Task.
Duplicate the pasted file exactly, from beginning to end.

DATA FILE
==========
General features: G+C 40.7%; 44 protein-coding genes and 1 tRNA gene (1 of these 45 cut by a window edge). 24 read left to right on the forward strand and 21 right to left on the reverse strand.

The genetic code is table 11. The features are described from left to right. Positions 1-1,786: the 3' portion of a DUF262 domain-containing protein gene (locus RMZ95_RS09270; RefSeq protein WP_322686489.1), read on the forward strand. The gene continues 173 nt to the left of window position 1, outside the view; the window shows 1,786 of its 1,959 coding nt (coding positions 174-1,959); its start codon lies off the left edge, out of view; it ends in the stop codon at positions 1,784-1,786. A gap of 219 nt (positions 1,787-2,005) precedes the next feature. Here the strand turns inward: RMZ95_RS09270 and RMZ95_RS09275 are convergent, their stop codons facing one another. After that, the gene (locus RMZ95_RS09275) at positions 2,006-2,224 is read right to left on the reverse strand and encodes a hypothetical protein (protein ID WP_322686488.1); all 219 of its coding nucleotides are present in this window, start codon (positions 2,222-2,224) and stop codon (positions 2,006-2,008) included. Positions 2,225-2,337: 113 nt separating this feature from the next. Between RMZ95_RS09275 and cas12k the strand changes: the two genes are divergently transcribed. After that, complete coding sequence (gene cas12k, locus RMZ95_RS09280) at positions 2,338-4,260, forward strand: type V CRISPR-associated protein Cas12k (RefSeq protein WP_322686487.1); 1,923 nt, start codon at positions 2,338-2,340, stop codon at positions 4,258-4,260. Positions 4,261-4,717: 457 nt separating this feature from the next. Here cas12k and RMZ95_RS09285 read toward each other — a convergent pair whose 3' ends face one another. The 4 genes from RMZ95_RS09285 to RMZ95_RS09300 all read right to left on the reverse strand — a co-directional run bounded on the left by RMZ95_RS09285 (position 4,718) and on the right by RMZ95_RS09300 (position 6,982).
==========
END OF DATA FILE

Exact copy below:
General features: G+C 40.7%; 44 protein-coding genes and 1 tRNA gene (1 of these 45 cut by a window edge). 24 read left to right on the forward strand and 21 right to left on the reverse strand.

The genetic code is table 11. The features are described from left to right. Positions 1-1,786: the 3' portion of a DUF262 domain-containing protein gene (locus RMZ95_RS09270; RefSeq protein WP_322686489.1), read on the forward strand. The gene continues 173 nt to the left of window position 1, outside the view; the window shows 1,786 of its 1,959 coding nt (coding positions 174-1,959); its start codon lies off the left edge, out of view; it ends in the stop codon at positions 1,784-1,786. A gap of 219 nt (positions 1,787-2,005) precedes the next feature. Here the strand turns inward: RMZ95_RS09270 and RMZ95_RS09275 are convergent, their stop codons facing one another. After that, the gene (locus RMZ95_RS09275) at positions 2,006-2,224 is read right to left on the reverse strand and encodes a hypothetical protein (protein ID WP_322686488.1); all 219 of its coding nucleotides are present in this window, start codon (positions 2,222-2,224) and stop codon (positions 2,006-2,008) included. Positions 2,225-2,337: 113 nt separating this feature from the next. Between RMZ95_RS09275 and cas12k the strand changes: the two genes are divergently transcribed. After that, complete coding sequence (gene cas12k, locus RMZ95_RS09280) at positions 2,338-4,260, forward strand: type V CRISPR-associated protein Cas12k (RefSeq protein WP_322686487.1); 1,923 nt, start codon at positions 2,338-2,340, stop codon at positions 4,258-4,260. Positions 4,261-4,717: 457 nt separating this feature from the next. Here cas12k and RMZ95_RS09285 read toward each other — a convergent pair whose 3' ends face one another. The 4 genes from RMZ95_RS09285 to RMZ95_RS09300 all read right to left on the reverse strand — a co-directional run bounded on the left by RMZ95_RS09285 (position 4,718) and on the right by RMZ95_RS09300 (position 6,982).